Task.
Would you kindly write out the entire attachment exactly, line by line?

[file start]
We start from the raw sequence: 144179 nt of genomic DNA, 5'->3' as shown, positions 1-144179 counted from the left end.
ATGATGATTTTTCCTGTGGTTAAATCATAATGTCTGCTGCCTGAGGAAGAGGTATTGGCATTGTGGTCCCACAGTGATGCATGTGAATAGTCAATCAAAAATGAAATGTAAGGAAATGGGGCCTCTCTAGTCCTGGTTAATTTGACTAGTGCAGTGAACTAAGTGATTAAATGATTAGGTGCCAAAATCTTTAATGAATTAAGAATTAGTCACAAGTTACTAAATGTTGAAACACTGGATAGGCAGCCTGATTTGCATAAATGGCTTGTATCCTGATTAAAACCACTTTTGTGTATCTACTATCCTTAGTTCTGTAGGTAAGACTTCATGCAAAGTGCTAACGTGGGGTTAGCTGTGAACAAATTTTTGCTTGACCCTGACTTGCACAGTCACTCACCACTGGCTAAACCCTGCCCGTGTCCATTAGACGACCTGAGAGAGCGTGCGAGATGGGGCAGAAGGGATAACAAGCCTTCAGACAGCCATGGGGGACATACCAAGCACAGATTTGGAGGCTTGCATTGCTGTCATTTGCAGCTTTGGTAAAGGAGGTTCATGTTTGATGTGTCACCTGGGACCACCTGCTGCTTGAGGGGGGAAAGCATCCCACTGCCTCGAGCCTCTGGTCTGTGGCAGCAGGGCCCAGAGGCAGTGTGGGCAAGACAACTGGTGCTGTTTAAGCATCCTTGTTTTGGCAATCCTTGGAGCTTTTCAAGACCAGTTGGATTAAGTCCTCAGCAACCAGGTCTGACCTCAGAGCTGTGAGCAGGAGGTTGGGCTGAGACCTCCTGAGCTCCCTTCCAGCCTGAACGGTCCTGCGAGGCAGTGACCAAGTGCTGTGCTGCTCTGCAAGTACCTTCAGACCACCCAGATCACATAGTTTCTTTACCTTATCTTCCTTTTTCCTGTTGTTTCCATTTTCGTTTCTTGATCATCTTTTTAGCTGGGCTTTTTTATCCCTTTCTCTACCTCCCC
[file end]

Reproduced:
We start from the raw sequence: 144179 nt of genomic DNA, 5'->3' as shown, positions 1-144179 counted from the left end.
ATGATGATTTTTCCTGTGGTTAAATCATAATGTCTGCTGCCTGAGGAAGAGGTATTGGCATTGTGGTCCCACAGTGATGCATGTGAATAGTCAATCAAAAATGAAATGTAAGGAAATGGGGCCTCTCTAGTCCTGGTTAATTTGACTAGTGCAGTGAACTAAGTGATTAAATGATTAGGTGCCAAAATCTTTAATGAATTAAGAATTAGTCACAAGTTACTAAATGTTGAAACACTGGATAGGCAGCCTGATTTGCATAAATGGCTTGTATCCTGATTAAAACCACTTTTGTGTATCTACTATCCTTAGTTCTGTAGGTAAGACTTCATGCAAAGTGCTAACGTGGGGTTAGCTGTGAACAAATTTTTGCTTGACCCTGACTTGCACAGTCACTCACCACTGGCTAAACCCTGCCCGTGTCCATTAGACGACCTGAGAGAGCGTGCGAGATGGGGCAGAAGGGATAACAAGCCTTCAGACAGCCATGGGGGACATACCAAGCACAGATTTGGAGGCTTGCATTGCTGTCATTTGCAGCTTTGGTAAAGGAGGTTCATGTTTGATGTGTCACCTGGGACCACCTGCTGCTTGAGGGGGGAAAGCATCCCACTGCCTCGAGCCTCTGGTCTGTGGCAGCAGGGCCCAGAGGCAGTGTGGGCAAGACAACTGGTGCTGTTTAAGCATCCTTGTTTTGGCAATCCTTGGAGCTTTTCAAGACCAGTTGGATTAAGTCCTCAGCAACCAGGTCTGACCTCAGAGCTGTGAGCAGGAGGTTGGGCTGAGACCTCCTGAGCTCCCTTCCAGCCTGAACGGTCCTGCGAGGCAGTGACCAAGTGCTGTGCTGCTCTGCAAGTACCTTCAGACCACCCAGATCACATAGTTTCTTTACCTTATCTTCCTTTTTCCTGTTGTTTCCATTTTCGTTTCTTGATCATCTTTTTAGCTGGGCTTTTTTATCCCTTTCTCTACCTCCCC